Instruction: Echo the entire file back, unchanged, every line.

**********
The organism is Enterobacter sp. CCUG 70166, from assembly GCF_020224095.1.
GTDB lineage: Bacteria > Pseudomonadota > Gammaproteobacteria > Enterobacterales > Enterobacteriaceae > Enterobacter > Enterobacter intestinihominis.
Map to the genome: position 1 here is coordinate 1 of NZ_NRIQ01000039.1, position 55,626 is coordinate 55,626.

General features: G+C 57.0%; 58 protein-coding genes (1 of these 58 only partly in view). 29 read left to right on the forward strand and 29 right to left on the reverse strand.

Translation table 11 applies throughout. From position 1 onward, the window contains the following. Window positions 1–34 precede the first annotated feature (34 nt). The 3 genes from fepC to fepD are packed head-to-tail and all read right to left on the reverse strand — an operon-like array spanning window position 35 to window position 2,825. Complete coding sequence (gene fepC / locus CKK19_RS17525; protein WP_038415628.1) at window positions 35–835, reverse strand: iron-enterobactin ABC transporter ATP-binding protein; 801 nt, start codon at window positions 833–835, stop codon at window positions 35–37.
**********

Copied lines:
The organism is Enterobacter sp. CCUG 70166, from assembly GCF_020224095.1.
GTDB lineage: Bacteria > Pseudomonadota > Gammaproteobacteria > Enterobacterales > Enterobacteriaceae > Enterobacter > Enterobacter intestinihominis.
Map to the genome: position 1 here is coordinate 1 of NZ_NRIQ01000039.1, position 55,626 is coordinate 55,626.

General features: G+C 57.0%; 58 protein-coding genes (1 of these 58 only partly in view). 29 read left to right on the forward strand and 29 right to left on the reverse strand.

Translation table 11 applies throughout. From position 1 onward, the window contains the following. Window positions 1–34 precede the first annotated feature (34 nt). The 3 genes from fepC to fepD are packed head-to-tail and all read right to left on the reverse strand — an operon-like array spanning window position 35 to window position 2,825. Complete coding sequence (gene fepC / locus CKK19_RS17525; protein WP_038415628.1) at window positions 35–835, reverse strand: iron-enterobactin ABC transporter ATP-binding protein; 801 nt, start codon at window positions 833–835, stop codon at window positions 35–37.